Grief Talk

In March 2019, my 21-year-old little sister, Rachel, took her life after her courageous, hard-fought battle learning to live with Bipolar Type I. Her beautiful life and soul was, and is, iridescent. She possessed a deeply authentic beauty—one that humbles you to the core, one that fills you to the brim on the darkest of days, one that you, deeply and regrettably, did not take the time to return to her ten-fold. If our family can label any piece of our horrific tragedy as ‘fortunate’, it is that my sister left behind 15 journals from her 5-year battle. These poetry-, observation-, and insight-filled journals contain a depth of candid creativity that makes you pause. That makes you soak in the world through a lens of unadulterated appreciation. We pour ourselves over these journals, continuing to learn intricate details about my sister long after her body has been laid to rest—a gift that, only now, I can begin to cherish.

Rachel’s journals give the impression that there are enough of her words to fill our lifetime. But I understand that this is only blissful, protect-myself-now-deal-with-it-later ignorance. One day, her words will run dry. There will be no more pages to turn, no new words to share. This gut-wrenching reality is disheartening, not only for myself, my family, and the dear friends she left behind, but for the world—a world that dealt her a darkness so deep that it unknowingly condemned itself to live on without her.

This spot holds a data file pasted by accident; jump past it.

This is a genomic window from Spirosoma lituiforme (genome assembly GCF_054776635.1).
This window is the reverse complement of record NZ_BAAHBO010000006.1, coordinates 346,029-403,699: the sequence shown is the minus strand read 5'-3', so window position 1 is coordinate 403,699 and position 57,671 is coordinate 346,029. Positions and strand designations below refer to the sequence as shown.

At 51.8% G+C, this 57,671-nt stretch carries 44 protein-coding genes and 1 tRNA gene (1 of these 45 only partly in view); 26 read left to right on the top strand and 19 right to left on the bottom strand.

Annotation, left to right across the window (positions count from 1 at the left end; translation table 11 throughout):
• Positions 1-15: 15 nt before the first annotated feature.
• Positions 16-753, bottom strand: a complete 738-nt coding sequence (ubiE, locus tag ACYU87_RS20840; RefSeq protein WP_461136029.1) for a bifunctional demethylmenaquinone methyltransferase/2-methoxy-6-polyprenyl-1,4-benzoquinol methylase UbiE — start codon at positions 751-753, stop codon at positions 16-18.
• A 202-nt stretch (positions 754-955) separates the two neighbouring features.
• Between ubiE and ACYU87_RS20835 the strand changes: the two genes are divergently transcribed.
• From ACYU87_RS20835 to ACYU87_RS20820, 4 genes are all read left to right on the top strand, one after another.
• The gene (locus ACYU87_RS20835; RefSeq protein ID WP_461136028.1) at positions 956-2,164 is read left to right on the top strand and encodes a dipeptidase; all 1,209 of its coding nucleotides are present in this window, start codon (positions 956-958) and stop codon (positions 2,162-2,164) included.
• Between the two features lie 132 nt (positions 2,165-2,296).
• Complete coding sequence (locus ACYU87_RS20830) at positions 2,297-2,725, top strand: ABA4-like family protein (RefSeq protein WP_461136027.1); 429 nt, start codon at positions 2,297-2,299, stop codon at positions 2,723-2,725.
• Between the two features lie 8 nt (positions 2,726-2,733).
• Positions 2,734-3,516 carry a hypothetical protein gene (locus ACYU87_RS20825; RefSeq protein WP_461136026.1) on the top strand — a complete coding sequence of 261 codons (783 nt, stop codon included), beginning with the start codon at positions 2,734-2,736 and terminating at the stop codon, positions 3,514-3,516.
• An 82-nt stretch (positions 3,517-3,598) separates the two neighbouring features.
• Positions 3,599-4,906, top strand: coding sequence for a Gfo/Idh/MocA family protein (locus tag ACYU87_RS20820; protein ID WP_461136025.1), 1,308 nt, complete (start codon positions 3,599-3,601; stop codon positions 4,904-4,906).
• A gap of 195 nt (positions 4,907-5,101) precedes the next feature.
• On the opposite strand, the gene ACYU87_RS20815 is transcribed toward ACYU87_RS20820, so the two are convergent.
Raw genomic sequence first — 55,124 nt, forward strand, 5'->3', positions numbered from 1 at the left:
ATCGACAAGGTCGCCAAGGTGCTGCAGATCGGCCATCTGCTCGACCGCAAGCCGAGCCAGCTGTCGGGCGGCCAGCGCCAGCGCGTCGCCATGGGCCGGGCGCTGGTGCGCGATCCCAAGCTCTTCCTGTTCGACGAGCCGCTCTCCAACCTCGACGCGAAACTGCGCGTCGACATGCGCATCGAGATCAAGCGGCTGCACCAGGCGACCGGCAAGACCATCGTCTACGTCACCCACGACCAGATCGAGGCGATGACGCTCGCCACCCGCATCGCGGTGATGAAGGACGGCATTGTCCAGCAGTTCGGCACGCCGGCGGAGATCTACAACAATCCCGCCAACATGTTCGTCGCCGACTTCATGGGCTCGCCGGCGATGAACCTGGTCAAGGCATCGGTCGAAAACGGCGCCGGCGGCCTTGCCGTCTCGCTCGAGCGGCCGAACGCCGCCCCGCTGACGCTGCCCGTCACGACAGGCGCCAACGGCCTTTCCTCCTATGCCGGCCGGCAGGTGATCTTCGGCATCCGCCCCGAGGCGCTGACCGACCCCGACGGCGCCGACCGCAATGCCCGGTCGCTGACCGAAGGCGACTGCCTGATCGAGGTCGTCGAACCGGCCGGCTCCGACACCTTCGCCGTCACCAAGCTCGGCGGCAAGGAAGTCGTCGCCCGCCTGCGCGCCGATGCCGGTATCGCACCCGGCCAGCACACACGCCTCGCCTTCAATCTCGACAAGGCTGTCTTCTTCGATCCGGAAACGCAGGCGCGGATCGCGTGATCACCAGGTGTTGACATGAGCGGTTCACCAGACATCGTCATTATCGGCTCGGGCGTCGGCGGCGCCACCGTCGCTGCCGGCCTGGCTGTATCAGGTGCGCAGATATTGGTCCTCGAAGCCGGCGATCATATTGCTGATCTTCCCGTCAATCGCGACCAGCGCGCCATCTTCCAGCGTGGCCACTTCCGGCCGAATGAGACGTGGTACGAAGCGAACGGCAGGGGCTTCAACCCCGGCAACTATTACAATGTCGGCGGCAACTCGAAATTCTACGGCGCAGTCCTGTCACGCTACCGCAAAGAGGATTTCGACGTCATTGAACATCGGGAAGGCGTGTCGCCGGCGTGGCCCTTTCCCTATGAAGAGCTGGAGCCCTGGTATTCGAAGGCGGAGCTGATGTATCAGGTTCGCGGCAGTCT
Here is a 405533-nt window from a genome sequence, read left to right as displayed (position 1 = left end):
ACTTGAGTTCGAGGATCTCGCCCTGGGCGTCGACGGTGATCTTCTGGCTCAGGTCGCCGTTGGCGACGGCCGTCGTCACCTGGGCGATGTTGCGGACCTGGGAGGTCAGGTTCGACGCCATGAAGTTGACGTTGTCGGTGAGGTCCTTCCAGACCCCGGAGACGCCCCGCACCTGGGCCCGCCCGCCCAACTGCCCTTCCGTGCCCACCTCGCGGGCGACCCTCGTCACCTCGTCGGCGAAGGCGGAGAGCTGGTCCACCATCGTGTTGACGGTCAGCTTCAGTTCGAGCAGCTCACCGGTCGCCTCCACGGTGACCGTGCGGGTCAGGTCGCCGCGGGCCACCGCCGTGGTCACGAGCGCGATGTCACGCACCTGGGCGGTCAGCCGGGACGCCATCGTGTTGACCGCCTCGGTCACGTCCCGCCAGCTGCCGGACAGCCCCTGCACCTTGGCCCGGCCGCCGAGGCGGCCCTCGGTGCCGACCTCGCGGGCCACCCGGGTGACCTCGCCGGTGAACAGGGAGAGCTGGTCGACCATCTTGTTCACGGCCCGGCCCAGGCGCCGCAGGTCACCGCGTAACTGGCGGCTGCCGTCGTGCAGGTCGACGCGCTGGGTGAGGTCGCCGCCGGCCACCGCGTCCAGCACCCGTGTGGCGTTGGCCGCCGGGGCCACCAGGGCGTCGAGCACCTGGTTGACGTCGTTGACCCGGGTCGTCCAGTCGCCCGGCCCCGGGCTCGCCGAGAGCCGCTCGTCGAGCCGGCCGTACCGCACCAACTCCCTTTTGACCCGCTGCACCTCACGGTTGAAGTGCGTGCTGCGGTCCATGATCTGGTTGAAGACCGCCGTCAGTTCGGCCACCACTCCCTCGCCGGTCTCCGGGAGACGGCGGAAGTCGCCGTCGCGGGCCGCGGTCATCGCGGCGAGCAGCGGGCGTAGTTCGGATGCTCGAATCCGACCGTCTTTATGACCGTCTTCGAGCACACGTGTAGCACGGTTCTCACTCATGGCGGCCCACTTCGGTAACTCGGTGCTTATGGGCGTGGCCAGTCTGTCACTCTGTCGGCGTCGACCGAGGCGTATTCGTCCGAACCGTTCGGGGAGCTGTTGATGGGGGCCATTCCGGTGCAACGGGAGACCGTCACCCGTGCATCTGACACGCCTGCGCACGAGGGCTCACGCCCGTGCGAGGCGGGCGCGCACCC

I am now trudging forward, learning to live within my new reality and beginning to dabble my toes into the ‘making meaning’ phase of my grief journey. In this, Rachel has taught me that when we leave, all that remains is our finite collection of stories. The stories that will make our loved ones full-stomach-laugh and wailing-cry. The ones they will cherish and desperately hold on to. She’s also taught me that our stories—no matter how painful—are better shared than silenced: “I believe that our weaknesses and our vulnerabilities are what can connect us the most. And in doing so, they become our greatest assets. The moral of our own personal stories.”